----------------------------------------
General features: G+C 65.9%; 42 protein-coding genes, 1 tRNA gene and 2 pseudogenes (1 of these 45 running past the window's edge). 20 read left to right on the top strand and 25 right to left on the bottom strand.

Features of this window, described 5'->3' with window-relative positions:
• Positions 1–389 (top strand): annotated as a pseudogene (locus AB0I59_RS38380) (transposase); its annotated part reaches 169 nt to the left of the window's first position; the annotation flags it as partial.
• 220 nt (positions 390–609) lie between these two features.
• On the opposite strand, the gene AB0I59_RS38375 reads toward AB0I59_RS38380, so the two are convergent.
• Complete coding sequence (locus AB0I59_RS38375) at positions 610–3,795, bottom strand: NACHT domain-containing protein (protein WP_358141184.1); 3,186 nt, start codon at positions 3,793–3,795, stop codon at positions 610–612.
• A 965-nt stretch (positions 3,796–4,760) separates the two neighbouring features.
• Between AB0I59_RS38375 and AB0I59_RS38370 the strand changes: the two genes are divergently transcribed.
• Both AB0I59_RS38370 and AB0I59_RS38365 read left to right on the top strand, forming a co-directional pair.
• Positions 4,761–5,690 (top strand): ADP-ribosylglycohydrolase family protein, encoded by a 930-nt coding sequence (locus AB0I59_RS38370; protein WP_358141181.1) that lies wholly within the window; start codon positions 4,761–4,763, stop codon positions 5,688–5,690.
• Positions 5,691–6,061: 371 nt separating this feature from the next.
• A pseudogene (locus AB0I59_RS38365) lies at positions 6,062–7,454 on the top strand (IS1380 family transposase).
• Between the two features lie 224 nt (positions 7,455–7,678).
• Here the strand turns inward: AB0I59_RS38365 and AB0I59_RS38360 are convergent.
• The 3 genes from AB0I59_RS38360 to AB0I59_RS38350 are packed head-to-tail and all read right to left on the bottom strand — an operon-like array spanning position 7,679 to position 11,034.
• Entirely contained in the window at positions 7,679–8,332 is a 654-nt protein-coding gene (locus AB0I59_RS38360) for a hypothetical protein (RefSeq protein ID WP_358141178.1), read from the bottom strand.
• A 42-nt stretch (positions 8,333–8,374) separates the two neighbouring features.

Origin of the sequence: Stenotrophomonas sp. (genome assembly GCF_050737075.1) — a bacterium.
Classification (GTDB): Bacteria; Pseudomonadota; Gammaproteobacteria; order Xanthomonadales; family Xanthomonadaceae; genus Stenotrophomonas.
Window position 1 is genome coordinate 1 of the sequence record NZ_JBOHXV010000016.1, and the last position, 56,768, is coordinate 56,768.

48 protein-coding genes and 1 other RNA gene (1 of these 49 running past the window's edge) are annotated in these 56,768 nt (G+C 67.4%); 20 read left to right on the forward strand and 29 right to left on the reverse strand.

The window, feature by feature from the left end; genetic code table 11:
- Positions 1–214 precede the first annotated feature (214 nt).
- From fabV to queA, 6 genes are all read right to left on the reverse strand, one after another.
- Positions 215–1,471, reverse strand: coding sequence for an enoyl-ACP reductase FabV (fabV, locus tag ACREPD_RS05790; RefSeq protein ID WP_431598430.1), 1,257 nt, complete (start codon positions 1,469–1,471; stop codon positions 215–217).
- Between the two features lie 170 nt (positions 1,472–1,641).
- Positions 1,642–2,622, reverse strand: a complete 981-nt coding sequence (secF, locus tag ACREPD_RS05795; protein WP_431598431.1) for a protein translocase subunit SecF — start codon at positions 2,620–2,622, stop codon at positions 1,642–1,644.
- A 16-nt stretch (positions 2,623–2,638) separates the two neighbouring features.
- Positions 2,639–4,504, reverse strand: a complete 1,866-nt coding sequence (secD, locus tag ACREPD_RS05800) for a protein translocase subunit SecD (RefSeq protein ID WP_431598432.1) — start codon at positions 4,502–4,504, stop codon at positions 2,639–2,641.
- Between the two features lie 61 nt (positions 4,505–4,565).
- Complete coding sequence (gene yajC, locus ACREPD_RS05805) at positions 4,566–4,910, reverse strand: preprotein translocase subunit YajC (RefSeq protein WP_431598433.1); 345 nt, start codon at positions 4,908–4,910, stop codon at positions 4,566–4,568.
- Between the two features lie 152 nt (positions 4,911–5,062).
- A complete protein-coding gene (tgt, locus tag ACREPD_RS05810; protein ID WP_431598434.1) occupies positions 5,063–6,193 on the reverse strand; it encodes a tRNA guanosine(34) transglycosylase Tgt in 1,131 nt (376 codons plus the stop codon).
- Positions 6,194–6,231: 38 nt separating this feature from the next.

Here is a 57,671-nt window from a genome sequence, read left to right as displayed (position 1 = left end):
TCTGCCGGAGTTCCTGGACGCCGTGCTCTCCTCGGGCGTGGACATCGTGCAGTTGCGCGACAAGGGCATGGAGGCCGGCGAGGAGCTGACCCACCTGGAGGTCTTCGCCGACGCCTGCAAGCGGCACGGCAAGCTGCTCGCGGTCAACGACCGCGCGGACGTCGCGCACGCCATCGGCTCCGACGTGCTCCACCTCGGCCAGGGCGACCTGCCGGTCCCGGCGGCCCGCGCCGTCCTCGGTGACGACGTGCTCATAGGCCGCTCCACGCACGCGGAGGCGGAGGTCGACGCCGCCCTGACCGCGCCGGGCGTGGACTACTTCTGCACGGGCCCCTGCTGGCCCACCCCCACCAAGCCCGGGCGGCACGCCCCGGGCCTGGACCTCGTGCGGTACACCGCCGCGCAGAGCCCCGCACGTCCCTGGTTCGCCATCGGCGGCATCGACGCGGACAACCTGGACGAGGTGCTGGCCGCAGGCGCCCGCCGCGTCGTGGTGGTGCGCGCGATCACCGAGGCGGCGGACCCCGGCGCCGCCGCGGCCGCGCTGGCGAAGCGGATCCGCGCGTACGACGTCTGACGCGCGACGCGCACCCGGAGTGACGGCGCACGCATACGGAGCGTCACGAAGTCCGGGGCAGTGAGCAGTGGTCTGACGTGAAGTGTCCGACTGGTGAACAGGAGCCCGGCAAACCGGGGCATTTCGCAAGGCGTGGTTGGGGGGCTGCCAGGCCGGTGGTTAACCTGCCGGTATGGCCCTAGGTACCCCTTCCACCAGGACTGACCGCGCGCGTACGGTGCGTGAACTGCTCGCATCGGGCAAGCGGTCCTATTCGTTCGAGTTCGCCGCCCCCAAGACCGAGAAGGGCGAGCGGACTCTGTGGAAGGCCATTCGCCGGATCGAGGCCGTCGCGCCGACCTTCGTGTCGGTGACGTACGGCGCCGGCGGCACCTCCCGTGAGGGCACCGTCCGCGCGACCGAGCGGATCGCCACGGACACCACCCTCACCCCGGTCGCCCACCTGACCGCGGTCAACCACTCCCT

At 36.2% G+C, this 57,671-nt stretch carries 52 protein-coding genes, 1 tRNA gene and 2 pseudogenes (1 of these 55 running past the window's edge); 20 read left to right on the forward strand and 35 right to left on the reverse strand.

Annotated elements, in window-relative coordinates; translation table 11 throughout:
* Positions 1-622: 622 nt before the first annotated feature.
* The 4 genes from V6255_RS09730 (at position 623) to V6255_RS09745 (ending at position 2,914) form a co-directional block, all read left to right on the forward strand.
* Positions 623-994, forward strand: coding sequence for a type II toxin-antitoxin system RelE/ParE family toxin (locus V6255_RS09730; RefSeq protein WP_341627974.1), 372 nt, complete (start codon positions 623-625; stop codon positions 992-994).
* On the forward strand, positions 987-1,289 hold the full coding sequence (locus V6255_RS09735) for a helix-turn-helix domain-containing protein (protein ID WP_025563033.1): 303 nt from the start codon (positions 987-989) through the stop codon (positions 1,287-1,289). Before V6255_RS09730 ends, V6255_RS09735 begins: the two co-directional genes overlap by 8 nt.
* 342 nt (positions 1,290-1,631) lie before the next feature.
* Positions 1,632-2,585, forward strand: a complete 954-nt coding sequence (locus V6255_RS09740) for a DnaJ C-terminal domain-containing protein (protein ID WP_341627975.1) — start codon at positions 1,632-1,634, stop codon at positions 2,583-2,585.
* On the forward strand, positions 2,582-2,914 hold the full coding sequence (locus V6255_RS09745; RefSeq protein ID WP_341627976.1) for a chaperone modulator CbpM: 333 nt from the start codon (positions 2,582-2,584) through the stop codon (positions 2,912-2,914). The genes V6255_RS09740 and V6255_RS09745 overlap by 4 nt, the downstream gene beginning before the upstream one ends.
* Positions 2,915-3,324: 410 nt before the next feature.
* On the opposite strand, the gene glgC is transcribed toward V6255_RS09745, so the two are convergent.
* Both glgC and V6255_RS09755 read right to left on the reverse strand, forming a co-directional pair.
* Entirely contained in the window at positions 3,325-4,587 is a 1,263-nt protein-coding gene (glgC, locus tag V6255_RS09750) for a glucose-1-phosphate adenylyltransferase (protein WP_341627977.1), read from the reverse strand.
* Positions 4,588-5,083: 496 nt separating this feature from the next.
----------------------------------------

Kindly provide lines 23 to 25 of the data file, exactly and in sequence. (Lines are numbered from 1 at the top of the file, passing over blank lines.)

- Positions 1–214 precede the first annotated feature (214 nt).
- From fabV to queA, 6 genes are all read right to left on the reverse strand, one after another.
- Positions 215–1,471, reverse strand: coding sequence for an enoyl-ACP reductase FabV (fabV, locus tag ACREPD_RS05790; RefSeq protein ID WP_431598430.1), 1,257 nt, complete (start codon positions 1,469–1,471; stop codon positions 215–217).